Frost heralds time of change in New England gardens

Towering beauty: Tree dahlias have had an extended flowering period, but after a few frosts, they will be coming to the end of their run and it is time to ensure you have flowers next year.

Towering beauty: Tree dahlias have had an extended flowering period, but after a few frosts, they will be coming to the end of their run and it is time to ensure you have flowers next year.

The frosty weather has finally arrived!

The rather late arrival has allowed many gardeners who grow tree dahlias (Dahlia imperialis) to enjoy an extended season of their towering beauty.

Tree dahlias have thick, bamboo-like stems with distinct nodes and grow to 2.5-3 metres in a single season. In late autumn, large single, lavender-pink flowers, 10-15cm across are produced.

The first few frosts usually trigger the plants’ demise and the finish of flowering. At this stage, cut the stems off just above the big bulbous part at the bottom.

These stems can be used to grow new plants; cut them into lengths, making sure each has a couple of nodes. Dig a trench about 15cm deep and lay the lengths of stem in the trench and cover with soil. They will start to grow in spring and flower the following autumn.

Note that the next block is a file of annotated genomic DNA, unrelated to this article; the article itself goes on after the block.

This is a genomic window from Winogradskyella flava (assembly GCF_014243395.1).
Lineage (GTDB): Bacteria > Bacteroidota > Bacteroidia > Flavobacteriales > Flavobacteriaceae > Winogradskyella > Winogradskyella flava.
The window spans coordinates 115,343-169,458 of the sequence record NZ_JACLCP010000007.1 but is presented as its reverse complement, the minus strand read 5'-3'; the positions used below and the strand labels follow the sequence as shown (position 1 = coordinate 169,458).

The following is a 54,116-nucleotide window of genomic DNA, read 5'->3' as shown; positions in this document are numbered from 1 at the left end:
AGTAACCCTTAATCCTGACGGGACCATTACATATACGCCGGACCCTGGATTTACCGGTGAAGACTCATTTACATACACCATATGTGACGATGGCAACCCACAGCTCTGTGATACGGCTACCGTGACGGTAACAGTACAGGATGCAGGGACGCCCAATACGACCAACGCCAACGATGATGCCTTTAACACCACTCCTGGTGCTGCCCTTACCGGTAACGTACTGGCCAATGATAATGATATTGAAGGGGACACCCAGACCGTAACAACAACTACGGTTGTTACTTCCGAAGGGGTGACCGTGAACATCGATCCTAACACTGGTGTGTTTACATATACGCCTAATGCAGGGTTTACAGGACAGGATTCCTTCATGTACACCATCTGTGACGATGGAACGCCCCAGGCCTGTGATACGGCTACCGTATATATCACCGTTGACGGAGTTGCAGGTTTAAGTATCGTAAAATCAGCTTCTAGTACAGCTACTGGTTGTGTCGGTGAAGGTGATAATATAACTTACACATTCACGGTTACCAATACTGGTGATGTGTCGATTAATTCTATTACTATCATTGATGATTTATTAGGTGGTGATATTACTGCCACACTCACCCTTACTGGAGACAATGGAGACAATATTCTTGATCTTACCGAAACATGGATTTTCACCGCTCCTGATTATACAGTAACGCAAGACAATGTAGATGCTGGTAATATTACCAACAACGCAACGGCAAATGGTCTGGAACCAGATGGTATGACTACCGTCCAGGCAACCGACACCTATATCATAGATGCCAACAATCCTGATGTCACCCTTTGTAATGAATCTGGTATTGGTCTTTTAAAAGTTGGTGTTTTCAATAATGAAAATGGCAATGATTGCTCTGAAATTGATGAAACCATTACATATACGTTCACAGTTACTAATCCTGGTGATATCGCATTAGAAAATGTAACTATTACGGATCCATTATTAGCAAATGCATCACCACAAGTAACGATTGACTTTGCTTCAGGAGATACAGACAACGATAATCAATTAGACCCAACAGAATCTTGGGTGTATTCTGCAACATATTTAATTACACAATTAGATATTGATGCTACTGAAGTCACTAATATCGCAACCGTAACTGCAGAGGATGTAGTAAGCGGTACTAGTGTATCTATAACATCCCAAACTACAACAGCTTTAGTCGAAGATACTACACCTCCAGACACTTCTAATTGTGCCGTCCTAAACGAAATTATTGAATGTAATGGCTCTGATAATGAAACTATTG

Jobs for June

Keep collecting autumn leaves and composting them. If leaves fall on the soil, they can be left there as they will rot and be pulled under by worms. Leaves that fall on the lawn and on small delicate plants, such as in the rock garden, are best raked up and added to the compost heap or used as mulch on garden beds.

Protect plants and pots that might be vulnerable to frost damage. Move any pots containing tender plants in under cover or maybe bring them inside for the winter.

Protect plants and pots that might be vulnerable to frost damage.

Protect winter annuals and young, vulnerable plants and self-seeders with mulch or loose straw.

Take hardwood cuttings of deciduous shrubs and climbers, eg buddleja, escallonia, forsythia, weigela, grapevines, jasmine, honeysuckle – ideally just after the leaves have fallen off.

Bare-rooted roses and deciduous shrubs or trees will soon be arriving in local nurseries. To give your plants the best chance and to help them establish, prepare the holes a few weeks or even months in advance.

Dig a hole about twice as wide as, but no deeper than the roots, to ensure that they will not be cramped.

Mix well composted manure or organic matter into the soil, put it all back into the hole and leave it to decompose.

Don’t add any fertiliser at this stage.

The Armidale Garden Club has its next meeting on Thursday, June 22 in the Youth Club Hall at the Uniting Church off Rusden St at 7.30pm. All welcome.

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